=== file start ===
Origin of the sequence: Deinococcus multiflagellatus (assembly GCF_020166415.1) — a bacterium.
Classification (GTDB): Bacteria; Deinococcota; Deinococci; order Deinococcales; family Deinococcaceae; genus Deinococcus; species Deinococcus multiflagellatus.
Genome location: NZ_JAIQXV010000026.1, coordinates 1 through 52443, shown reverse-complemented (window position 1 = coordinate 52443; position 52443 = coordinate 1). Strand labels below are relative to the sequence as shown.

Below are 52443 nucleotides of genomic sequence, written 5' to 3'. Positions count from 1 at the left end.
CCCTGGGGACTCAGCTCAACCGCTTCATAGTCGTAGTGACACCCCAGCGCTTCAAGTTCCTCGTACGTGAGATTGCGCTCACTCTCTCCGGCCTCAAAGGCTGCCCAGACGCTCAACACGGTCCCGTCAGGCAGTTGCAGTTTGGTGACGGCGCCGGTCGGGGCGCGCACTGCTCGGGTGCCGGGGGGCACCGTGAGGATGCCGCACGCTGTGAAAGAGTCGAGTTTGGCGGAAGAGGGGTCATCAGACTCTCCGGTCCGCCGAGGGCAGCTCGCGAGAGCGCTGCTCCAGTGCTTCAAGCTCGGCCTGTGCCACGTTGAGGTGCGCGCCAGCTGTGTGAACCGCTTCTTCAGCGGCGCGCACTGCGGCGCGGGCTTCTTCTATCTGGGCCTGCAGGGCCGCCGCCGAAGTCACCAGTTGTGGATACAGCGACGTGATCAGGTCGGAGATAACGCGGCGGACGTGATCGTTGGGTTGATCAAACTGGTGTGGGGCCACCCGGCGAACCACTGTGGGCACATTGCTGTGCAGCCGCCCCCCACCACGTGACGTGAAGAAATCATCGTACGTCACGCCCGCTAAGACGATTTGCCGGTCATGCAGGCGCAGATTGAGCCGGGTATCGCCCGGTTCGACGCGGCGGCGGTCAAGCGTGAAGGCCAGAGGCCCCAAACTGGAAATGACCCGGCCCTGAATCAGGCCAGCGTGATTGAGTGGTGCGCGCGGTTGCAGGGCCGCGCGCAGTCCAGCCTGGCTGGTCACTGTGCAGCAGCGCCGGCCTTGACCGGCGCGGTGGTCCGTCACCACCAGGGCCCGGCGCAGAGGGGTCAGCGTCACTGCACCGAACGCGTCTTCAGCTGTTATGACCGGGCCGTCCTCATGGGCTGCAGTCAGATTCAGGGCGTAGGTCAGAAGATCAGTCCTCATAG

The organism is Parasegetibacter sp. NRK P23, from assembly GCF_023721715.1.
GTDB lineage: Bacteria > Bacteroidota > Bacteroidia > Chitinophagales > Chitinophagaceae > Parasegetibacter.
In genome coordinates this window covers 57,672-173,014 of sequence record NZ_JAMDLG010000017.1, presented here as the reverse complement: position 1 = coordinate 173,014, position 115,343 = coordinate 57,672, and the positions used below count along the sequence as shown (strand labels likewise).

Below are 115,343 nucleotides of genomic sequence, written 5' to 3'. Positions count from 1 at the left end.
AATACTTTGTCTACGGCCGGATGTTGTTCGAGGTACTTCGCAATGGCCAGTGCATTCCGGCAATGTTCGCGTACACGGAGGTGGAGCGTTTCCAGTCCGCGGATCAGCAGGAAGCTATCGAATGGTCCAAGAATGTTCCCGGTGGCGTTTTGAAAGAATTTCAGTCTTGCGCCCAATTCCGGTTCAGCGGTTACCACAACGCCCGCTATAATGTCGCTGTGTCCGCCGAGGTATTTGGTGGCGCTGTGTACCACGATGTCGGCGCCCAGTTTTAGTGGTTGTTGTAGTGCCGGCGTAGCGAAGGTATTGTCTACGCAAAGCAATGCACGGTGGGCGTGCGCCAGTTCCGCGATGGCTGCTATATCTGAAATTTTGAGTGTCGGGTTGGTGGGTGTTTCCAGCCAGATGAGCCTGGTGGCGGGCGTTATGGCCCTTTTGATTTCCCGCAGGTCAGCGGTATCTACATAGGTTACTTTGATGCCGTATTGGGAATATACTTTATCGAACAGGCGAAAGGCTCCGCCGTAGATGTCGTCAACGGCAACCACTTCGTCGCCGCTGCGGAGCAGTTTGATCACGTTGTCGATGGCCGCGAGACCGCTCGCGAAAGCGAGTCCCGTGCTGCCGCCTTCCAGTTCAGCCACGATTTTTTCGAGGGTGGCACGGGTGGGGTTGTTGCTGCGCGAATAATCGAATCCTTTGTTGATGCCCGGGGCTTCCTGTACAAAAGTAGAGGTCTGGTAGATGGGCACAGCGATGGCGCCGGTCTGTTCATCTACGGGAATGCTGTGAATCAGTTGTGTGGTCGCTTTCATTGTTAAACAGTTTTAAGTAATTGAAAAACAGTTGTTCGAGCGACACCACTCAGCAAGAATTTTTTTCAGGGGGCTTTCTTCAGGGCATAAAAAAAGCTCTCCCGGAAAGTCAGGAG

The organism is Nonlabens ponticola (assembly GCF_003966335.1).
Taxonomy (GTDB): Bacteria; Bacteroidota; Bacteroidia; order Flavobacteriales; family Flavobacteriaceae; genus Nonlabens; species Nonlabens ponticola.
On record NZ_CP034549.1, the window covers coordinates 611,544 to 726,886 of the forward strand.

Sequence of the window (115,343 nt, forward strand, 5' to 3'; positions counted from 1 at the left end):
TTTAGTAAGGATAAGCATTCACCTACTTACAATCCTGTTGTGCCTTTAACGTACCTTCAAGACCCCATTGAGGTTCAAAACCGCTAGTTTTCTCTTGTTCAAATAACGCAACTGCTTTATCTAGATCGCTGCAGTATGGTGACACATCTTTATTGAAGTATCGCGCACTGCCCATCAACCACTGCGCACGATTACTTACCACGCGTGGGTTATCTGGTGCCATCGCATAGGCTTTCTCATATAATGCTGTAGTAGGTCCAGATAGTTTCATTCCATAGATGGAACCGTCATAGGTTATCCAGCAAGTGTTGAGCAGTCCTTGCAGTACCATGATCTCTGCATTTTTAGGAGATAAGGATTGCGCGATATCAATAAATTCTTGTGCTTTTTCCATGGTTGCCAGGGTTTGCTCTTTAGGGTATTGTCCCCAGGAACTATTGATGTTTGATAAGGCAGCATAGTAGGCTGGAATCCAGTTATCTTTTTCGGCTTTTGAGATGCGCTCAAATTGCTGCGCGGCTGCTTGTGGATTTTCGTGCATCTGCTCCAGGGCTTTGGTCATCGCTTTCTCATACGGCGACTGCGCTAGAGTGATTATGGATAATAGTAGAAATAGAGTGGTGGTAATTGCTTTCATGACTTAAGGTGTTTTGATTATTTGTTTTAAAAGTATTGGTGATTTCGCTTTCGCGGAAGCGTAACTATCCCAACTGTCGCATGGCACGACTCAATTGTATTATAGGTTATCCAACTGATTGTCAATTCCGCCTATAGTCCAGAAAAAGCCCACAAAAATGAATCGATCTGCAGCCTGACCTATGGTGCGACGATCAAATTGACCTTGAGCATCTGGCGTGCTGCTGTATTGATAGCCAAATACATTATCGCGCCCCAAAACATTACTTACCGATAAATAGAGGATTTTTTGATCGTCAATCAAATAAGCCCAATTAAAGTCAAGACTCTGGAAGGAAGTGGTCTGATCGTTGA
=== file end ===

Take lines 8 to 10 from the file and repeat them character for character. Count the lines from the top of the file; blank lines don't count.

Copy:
In genome coordinates this window covers 57,672-173,014 of sequence record NZ_JAMDLG010000017.1, presented here as the reverse complement: position 1 = coordinate 173,014, position 115,343 = coordinate 57,672, and the positions used below count along the sequence as shown (strand labels likewise).

Below are 115,343 nucleotides of genomic sequence, written 5' to 3'. Positions count from 1 at the left end.
AATACTTTGTCTACGGCCGGATGTTGTTCGAGGTACTTCGCAATGGCCAGTGCATTCCGGCAATGTTCGCGTACACGGAGGTGGAGCGTTTCCAGTCCGCGGATCAGCAGGAAGCTATCGAATGGTCCAAGAATGTTCCCGGTGGCGTTTTGAAAGAATTTCAGTCTTGCGCCCAATTCCGGTTCAGCGGTTACCACAACGCCCGCTATAATGTCGCTGTGTCCGCCGAGGTATTTGGTGGCGCTGTGTACCACGATGTCGGCGCCCAGTTTTAGTGGTTGTTGTAGTGCCGGCGTAGCGAAGGTATTGTCTACGCAAAGCAATGCACGGTGGGCGTGCGCCAGTTCCGCGATGGCTGCTATATCTGAAATTTTGAGTGTCGGGTTGGTGGGTGTTTCCAGCCAGATGAGCCTGGTGGCGGGCGTTATGGCCCTTTTGATTTCCCGCAGGTCAGCGGTATCTACATAGGTTACTTTGATGCCGTATTGGGAATATACTTTATCGAACAGGCGAAAGGCTCCGCCGTAGATGTCGTCAACGGCAACCACTTCGTCGCCGCTGCGGAGCAGTTTGATCACGTTGTCGATGGCCGCGAGACCGCTCGCGAAAGCGAGTCCCGTGCTGCCGCCTTCCAGTTCAGCCACGATTTTTTCGAGGGTGGCACGGGTGGGGTTGTTGCTGCGCGAATAATCGAATCCTTTGTTGATGCCCGGGGCTTCCTGTACAAAAGTAGAGGTCTGGTAGATGGGCACAGCGATGGCGCCGGTCTGTTCATCTACGGGAATGCTGTGAATCAGTTGTGTGGTCGCTTTCATTGTTAAACAGTTTTAAGTAATTGAAAAACAGTTGTTCGAGCGACACCACTCAGCAAGAATTTTTTTCAGGGGGCTTTCTTCAGGGCATAAAAAAAGCTCTCCCGGAAAGTCAGGAG